Entreprenariat Educatif Européen

Getting a head

There is a wealth of research that shows that one of the most important factors in school improvement and pupils making better progress is the quality of school leadership. The most important factor has to be the skill of the teacher in front of the class, but the greatest influence in growing, maintaining and supporting that role is the Head Teacher. This person is known in almost any other system as the Principal,

but there is something about the English nomenclature that is descriptive about the influence and background of the post-holder. The job is about leading teaching and learning, including pastoral care, but is also descriptive of the background of the post – deep understanding of the dynamics of teaching and learning.

The journey to Headship is now (in England) a better planned experience, whereas in the past the assumption was that leaders of children could automatically become leaders of ‘men’ was not always the case. The National College of School Leadership (NCSL) runs the National Professional Qualification for Headship (NPQH) which is a mandatory qualification for those wishing to go into Headship. The course, consists of experience in administrative procedures, theoretical underpinning of education leadership, relationship training (e.g. managing conflict) and practical work undertaken in the candidate’s own school.

Of these components it is the dealing with relationships section that is most important. More Heads get themselves into trouble by failing to deal with difficult relationships than any other factor.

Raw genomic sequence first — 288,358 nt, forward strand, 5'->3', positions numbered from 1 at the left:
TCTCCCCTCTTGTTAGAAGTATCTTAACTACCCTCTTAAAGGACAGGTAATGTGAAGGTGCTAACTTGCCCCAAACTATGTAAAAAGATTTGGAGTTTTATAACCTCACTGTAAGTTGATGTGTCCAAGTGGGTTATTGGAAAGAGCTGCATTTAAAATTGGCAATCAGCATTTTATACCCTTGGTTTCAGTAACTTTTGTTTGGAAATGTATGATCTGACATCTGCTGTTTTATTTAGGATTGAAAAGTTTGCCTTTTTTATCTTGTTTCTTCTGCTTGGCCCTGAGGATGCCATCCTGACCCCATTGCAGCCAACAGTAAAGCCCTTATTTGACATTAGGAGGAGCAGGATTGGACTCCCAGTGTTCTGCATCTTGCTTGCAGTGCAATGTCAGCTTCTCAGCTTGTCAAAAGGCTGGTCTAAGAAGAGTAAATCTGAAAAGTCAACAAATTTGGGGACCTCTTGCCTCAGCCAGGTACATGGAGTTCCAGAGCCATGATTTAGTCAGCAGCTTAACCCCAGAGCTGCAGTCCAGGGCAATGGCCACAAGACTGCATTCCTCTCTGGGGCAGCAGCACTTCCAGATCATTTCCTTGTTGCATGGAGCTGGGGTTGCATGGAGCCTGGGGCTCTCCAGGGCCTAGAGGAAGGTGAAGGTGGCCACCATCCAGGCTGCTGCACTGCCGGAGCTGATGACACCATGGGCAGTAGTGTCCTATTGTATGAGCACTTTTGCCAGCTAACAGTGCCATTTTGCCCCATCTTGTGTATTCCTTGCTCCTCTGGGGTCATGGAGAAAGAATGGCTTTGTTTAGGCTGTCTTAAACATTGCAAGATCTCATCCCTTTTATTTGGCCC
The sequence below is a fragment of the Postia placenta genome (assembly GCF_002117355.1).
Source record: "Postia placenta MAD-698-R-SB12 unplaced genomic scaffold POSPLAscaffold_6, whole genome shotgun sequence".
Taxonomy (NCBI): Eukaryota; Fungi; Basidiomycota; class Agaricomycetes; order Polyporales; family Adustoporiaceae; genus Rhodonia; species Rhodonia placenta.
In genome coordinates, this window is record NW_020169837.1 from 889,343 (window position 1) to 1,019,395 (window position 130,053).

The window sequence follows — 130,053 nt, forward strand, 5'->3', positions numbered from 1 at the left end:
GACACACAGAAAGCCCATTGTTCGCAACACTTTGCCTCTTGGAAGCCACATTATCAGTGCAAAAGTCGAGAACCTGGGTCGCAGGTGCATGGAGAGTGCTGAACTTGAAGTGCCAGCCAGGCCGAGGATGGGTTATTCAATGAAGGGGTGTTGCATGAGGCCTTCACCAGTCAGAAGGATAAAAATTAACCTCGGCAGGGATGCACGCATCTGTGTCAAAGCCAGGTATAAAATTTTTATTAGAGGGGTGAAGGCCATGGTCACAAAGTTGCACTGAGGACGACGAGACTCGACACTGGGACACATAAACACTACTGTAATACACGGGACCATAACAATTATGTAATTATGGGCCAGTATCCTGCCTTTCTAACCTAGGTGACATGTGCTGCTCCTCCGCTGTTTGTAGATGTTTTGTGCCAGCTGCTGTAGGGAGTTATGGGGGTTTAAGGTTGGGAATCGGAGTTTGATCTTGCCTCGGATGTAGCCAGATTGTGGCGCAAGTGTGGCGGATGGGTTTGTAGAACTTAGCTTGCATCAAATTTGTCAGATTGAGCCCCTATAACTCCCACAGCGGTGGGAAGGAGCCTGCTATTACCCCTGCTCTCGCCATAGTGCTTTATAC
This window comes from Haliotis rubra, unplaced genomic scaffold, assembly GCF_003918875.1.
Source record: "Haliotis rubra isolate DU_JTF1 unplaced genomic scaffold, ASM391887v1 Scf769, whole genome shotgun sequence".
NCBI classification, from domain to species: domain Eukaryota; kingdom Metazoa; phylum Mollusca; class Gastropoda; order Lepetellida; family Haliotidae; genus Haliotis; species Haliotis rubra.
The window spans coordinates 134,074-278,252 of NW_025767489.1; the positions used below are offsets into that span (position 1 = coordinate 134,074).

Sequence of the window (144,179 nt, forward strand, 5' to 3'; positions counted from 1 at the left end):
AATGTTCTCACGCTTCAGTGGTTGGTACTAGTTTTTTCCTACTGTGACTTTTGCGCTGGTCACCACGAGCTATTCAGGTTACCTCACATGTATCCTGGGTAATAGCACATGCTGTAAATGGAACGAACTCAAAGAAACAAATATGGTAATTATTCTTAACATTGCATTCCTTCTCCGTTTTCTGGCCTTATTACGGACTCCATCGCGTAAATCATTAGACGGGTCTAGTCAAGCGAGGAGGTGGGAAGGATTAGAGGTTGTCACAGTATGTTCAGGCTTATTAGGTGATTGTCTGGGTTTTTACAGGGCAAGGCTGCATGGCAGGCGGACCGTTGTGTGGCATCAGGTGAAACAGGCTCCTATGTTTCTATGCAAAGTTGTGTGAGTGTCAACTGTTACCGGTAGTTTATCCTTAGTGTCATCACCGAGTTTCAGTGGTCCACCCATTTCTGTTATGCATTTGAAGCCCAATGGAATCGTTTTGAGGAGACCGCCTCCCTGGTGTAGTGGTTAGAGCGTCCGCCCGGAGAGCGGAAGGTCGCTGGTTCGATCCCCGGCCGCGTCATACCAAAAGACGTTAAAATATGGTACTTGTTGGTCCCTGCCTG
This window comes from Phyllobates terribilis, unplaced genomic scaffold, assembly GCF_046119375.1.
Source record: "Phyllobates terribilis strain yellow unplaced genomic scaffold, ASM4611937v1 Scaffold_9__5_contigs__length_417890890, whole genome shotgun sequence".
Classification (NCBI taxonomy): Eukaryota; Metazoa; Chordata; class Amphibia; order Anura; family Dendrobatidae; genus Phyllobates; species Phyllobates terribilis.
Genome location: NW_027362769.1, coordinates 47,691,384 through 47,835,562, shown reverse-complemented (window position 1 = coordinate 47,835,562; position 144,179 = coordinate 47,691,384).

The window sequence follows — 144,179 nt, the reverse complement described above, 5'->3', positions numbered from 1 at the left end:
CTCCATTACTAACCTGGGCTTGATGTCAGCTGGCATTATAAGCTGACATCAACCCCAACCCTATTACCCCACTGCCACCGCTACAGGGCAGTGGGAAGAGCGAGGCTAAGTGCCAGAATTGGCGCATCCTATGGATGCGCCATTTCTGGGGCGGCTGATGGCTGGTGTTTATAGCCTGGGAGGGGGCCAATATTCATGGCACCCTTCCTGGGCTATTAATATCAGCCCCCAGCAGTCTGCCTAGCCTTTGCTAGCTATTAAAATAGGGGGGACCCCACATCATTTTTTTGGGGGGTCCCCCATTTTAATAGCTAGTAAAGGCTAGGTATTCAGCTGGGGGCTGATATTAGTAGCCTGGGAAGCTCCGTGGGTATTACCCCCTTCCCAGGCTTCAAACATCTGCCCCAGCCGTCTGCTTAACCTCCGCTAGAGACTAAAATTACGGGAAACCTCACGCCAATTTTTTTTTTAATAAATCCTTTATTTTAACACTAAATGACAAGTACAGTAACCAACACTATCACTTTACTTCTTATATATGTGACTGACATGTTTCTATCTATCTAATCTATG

The day job is different according to setting, from small rural Primary to large urban Secondary to Special schools set up to enhance the lives of those with severe learning difficulties. However, whilst the context changes, the core role, that of leading people, both big and small, remains the same.

So, it all sounds pretty good so far, and you might wonder why there are real problems of recruitment to Primary and Special school headships. Part of it is to do with context, but mainly the deterrent is the huge bureaucracy that has grown around the accountability systems in our schools, the sense of vulnerability and sometimes isolation and pay differentials that are minimal between the highest paid teacher and the lowest paid Head 

There are more than twenty accountabilities that Heads have to deal with, from curriculum quality assurance to health and safety legislation. If you are a Head in a small school with a substantial teaching commitment, the pressure is immense. The requirements are the same regardless of the size of school.

Some say that this problem would be solved by taking away the role of Head in small schools, and instead have someone who leads teaching and learning under the aegis of an operational administrator. This effectively transfers power to the administrator which is, in our view a major error. What should happen is that the administration of operational matters should be undertaken by a school business manager/director who might well operate across a cluster of schools. The NCSL runs courses for just these people, and we support that direction of travel.

The reason why schools should not be led by administrators is that the school should not be led by bureaucracy but by vision. That vision has to spring from a deep well of knowledge about how children learn, what children learn, why children learn (and why they don‘t sometimes!) and the best environment for promoting learning (where children learn). Grounded vision is the power from which children and communities grow.

From a gravestone in West Sussex:


“A vision without a task is but a dream

A task without a vision is drudgery

A task and a vision are the hope of the world.” 

19th January 2009


Auteur :  Mick Brookes

General Secretary, National Association of Headteachers – UK


Dans son livre : "Virage européen ou mirage républicain? Quel avenir voulons-nous?", Nelly Guet démontre la sclérose du système éducatif français et fait des propositions européennes.